everal hundred people gathered midday on Tuesday at the Toronto Police Service headquarters downtown in honour of Missing and Murdered Indigenous Women, Girls, and Two-Spirit people. Dozens of demonstrators held signs memorializing those who had died or gone missing, with various demands for the justice system to stop neglecting these cases. 

Attendees hold banners at the ceremony. Photo by Laura Proctor.

The rally was organized by the grassroots group No More Silence. An organizer explained on the mic that February 14 was chosen as the day of commemoration in solidarity with Indigenous women who have been carrying on a similar demonstration, the Memorial March, since 1992.

A handful of speakers told the crowd about their history and relationships with people who had gone missing or were killed. Joey Twins, an Indigenous activist and outspoken community member, shared her story with the crowd.

Joey Twins, center, leads a song before the march on to Yonge Street. Photo by Laura Proctor.

“I’m a product of the 60s scoop, residential schools,” she said. Twins grew up in Alberta before coming to Ontario. “I’ve dealt with addiction, all of that. I’ve been there.” She added that healing from her traumas has been a long, self-directed process within the community. “It’s an inside job.” 

Organizers highlighted the recent scandal in Winnipeg around murdered Indigenous women in late 2022. Winnipeg Police say Morgan Harris and Mercedes Myran’s remains are believed to be in the Prairie Greens landfill. Despite this suspicion and community pressure, police said they will not attempt to retrieve their bodies. The Facebook event by No More Silence describes Mayor John Tory’s proposed $48.3 million increase to the Toronto Police Service budget as contributing to, “over-policing and under-protection of our communities.”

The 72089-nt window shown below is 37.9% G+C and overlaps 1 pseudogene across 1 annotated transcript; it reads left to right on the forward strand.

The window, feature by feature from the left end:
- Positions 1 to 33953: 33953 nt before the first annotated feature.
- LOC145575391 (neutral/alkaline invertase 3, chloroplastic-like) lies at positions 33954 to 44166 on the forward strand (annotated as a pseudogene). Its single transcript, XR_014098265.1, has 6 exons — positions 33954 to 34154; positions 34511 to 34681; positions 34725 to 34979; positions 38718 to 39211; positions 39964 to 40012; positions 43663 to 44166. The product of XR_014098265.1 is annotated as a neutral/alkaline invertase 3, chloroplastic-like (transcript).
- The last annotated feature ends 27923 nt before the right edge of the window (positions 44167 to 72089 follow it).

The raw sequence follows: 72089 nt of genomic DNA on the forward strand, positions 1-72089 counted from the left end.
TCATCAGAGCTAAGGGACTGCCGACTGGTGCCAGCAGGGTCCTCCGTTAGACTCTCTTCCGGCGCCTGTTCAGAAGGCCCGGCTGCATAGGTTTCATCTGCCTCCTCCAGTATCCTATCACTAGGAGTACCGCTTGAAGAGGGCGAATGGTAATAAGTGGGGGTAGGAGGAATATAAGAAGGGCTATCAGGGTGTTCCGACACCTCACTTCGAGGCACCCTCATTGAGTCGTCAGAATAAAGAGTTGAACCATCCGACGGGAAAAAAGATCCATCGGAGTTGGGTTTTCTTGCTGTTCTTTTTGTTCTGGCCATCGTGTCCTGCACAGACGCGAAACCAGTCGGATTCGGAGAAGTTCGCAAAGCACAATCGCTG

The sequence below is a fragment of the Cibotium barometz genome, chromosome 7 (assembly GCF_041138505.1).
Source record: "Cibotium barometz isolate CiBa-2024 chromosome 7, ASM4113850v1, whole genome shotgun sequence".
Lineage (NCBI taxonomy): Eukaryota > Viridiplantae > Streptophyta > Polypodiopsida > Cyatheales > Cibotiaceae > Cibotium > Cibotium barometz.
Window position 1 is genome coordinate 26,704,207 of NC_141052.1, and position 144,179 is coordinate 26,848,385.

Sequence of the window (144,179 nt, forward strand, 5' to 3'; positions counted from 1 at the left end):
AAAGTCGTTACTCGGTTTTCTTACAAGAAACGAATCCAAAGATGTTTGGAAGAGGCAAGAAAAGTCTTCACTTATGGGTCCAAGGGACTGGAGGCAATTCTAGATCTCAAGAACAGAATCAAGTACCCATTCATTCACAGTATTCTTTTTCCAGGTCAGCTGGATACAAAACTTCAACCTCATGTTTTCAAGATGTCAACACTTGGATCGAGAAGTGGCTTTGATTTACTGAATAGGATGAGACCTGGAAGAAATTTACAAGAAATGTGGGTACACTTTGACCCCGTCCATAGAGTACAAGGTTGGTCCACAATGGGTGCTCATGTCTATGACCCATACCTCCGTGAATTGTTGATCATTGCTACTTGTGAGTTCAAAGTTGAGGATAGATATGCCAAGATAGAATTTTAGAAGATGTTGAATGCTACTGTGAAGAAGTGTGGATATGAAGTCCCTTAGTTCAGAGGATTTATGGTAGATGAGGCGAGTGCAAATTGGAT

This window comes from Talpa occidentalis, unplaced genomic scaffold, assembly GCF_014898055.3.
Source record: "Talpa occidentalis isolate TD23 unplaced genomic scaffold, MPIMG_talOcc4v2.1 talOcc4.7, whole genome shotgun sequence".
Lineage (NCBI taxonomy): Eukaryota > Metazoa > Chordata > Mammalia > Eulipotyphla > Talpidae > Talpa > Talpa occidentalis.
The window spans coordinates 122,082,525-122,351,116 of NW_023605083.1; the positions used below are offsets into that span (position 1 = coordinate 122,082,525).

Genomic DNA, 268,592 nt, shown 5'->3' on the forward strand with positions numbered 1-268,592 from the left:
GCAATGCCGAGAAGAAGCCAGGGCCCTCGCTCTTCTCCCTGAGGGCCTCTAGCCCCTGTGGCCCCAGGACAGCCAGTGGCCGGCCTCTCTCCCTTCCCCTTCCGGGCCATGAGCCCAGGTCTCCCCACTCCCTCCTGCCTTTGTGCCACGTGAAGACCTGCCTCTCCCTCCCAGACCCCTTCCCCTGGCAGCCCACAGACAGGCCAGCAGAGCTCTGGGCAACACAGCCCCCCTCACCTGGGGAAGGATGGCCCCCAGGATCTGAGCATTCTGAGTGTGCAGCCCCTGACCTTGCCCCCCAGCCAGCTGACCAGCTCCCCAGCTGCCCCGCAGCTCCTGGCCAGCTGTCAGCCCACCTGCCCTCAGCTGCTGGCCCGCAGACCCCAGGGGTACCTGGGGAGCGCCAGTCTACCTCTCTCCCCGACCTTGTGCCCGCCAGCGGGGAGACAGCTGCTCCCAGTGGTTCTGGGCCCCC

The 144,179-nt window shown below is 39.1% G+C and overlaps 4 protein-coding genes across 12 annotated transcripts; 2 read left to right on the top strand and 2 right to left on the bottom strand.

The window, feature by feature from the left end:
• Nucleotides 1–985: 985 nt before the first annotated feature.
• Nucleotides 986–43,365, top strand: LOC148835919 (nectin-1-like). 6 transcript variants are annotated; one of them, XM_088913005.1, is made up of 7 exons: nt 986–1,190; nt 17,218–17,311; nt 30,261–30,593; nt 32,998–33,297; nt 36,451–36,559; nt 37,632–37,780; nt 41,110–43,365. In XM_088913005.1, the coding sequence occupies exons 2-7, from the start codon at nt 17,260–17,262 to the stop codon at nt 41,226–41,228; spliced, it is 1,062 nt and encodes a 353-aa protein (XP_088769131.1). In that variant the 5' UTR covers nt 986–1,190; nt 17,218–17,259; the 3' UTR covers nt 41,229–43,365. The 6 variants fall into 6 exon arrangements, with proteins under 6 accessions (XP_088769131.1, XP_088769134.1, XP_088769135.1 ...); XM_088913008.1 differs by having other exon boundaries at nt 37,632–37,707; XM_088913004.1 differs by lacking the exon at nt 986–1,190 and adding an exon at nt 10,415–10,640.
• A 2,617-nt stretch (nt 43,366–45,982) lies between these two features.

A woman gives her young child a strawberry while holding a drum. Photo by Laura Proctor.

Early on in the gathering, organizers distributed strawberries and water in small cups to attendees. The speaker explained the significance of water in all stages of human life and invited people to drink, spill some on the land, and eat the strawberries together.

The demonstration ended with several songs, followed by a march to Yonge Street and College Street. The intersection was occupied for an hour while songs were played during a round dance.

Strawberry Ceremony marchers walking eastbound on College Street. Photo by Laura Proctor.
A woman holds a sign reading "Sisters in Spirit, No More Stolen Sisters!" Photo by Laura Proctor.
Drummers lead songs for the crowd at Toronto Police Service headquarters. Photo by Laura Proctor.

This journalism is powered in part by readers like you. Please consider contributing whatever you can to The Hoser’s reporting; it will go directly towards telling Toronto’s most important stories.

Feb 14, 2023
Local News
Support our Journalism